Intestinal barrier is essential for dietary products and microbiota compartmentalization and therefore gut homeostasis. When this barrier is broken, cecal content overflows into the peritoneal cavity, leading to local and systemic robust inflammatory response, characterizing peritonitis and sepsis. It has been shown that IL-1b contributes with inflammatory storm during peritonitis and sepsis and its inhibition has beneficial effects to the host. Therefore, we investigated the mechanisms underlying IL-1b secretion using a widely adopted murine model of experimental peritonitis. The combined injection of sterile cecal content (SCC) and the gut commensal bacteria Bacteroides fragilis leads to IL-1bdependent peritonitis, which was mitigated in mice deficient in NLRP3 (nucleotide-binding domain, leucine-rich-containing family, pyrin domain-containing-3) inflammasome components. Typically acting as a damage signal, SCC, but not B. fragilis, activates canonical pathway of NLRP3 promoting IL-1b secretion in vitro and in vivo. Strikingly, absence of fiber in the SCC drastically reduces IL-1b production, whereas high-fiber SCC conversely increases this response in an NLRP3-dependent manner. In addition, NLRP3 was also required for IL-1b production induced by purified dietary fiber in primed macrophages. Extending to the in vivo context, IL-1bdependent peritonitis was worsened in mice injected with B. fragilis and high-fiber SCC, whereas zero-fiber SCC ameliorates the pathology. Corroborating with the proinflammatory role of dietary fiber, IL-1Rdeficient mice were protected from peritonitis induced by B. fragilis and particulate bran. Overall, our study highlights a function, previously unknown, for dietary fibers in fueling peritonitis through NLRP3 activation and IL-1b secretion outside the gut. The Journal of Immunology, 2021, 206: 24412452.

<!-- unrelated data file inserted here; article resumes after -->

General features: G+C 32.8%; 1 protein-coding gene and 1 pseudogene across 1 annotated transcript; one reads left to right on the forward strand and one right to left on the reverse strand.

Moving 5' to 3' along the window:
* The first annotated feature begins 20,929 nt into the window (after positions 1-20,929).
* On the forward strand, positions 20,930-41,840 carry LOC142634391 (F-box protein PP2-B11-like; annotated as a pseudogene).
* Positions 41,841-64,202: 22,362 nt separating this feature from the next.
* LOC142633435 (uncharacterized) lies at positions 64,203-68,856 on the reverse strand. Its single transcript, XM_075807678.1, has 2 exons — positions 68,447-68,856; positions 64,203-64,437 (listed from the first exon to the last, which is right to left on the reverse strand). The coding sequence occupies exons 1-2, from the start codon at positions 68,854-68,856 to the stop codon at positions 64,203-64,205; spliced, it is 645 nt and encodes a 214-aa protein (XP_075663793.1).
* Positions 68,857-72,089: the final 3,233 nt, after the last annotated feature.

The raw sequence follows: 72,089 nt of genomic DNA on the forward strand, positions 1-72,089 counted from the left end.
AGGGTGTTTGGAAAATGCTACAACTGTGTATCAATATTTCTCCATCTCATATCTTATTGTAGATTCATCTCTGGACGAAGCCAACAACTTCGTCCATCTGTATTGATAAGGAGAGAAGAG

ASJC Scopus subject areas
- Immunology and Allergy